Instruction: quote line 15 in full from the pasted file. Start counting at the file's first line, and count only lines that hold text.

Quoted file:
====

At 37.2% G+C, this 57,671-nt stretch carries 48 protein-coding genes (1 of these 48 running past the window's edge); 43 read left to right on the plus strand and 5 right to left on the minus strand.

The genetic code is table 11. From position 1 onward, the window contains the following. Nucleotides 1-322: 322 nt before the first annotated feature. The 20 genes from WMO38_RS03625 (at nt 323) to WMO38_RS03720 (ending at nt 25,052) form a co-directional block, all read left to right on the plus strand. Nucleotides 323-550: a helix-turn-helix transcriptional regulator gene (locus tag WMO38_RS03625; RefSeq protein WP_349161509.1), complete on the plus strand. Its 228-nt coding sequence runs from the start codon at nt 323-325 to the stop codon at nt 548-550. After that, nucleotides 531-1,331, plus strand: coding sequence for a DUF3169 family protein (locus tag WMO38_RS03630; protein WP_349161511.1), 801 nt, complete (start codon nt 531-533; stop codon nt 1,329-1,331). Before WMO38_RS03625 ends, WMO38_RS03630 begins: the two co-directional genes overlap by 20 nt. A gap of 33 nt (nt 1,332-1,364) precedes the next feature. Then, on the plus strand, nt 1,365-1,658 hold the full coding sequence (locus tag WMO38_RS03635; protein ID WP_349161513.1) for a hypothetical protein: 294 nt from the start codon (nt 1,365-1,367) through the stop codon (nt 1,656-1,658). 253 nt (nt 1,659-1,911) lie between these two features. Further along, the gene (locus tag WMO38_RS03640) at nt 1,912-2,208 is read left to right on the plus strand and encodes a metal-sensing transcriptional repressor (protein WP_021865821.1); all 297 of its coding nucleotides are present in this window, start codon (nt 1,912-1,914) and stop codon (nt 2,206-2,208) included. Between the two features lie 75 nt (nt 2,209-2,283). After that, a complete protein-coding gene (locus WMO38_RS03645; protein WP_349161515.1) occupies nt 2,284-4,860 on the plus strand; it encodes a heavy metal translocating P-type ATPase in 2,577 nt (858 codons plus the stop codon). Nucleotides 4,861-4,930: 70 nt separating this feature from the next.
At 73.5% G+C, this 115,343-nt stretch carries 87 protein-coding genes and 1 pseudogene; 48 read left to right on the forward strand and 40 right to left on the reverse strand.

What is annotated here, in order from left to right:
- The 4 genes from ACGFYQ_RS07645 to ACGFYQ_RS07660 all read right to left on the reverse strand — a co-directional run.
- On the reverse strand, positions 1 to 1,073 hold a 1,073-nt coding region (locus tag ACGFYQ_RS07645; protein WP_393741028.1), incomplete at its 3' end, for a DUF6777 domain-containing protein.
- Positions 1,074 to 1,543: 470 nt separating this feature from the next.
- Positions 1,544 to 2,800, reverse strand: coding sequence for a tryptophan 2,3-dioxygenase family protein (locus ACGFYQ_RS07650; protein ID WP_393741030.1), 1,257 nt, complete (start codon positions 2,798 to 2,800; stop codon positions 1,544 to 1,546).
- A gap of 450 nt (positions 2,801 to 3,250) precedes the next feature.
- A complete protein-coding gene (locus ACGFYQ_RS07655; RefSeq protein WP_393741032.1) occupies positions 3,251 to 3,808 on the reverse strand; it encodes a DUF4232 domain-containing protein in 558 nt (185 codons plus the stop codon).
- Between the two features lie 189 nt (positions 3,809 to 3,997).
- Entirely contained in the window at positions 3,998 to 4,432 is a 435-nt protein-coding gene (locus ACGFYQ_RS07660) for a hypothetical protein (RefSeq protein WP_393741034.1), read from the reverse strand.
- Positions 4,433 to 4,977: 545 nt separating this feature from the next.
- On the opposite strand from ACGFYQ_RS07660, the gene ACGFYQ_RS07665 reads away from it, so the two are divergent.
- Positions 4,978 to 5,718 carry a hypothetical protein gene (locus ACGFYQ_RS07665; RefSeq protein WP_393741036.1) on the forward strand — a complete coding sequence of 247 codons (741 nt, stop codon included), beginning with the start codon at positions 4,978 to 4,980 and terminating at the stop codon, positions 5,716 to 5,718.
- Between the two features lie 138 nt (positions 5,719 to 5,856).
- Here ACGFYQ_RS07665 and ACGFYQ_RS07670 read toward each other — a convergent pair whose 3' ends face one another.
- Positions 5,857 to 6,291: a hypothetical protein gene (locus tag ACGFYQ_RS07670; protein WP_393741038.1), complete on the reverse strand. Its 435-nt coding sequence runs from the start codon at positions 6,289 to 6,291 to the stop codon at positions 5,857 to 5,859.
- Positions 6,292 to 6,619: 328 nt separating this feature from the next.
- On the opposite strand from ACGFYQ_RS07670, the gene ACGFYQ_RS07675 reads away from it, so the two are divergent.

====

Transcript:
- Positions 4,978 to 5,718 carry a hypothetical protein gene (locus ACGFYQ_RS07665; RefSeq protein WP_393741036.1) on the forward strand — a complete coding sequence of 247 codons (741 nt, stop codon included), beginning with the start codon at positions 4,978 to 4,980 and terminating at the stop codon, positions 5,716 to 5,718.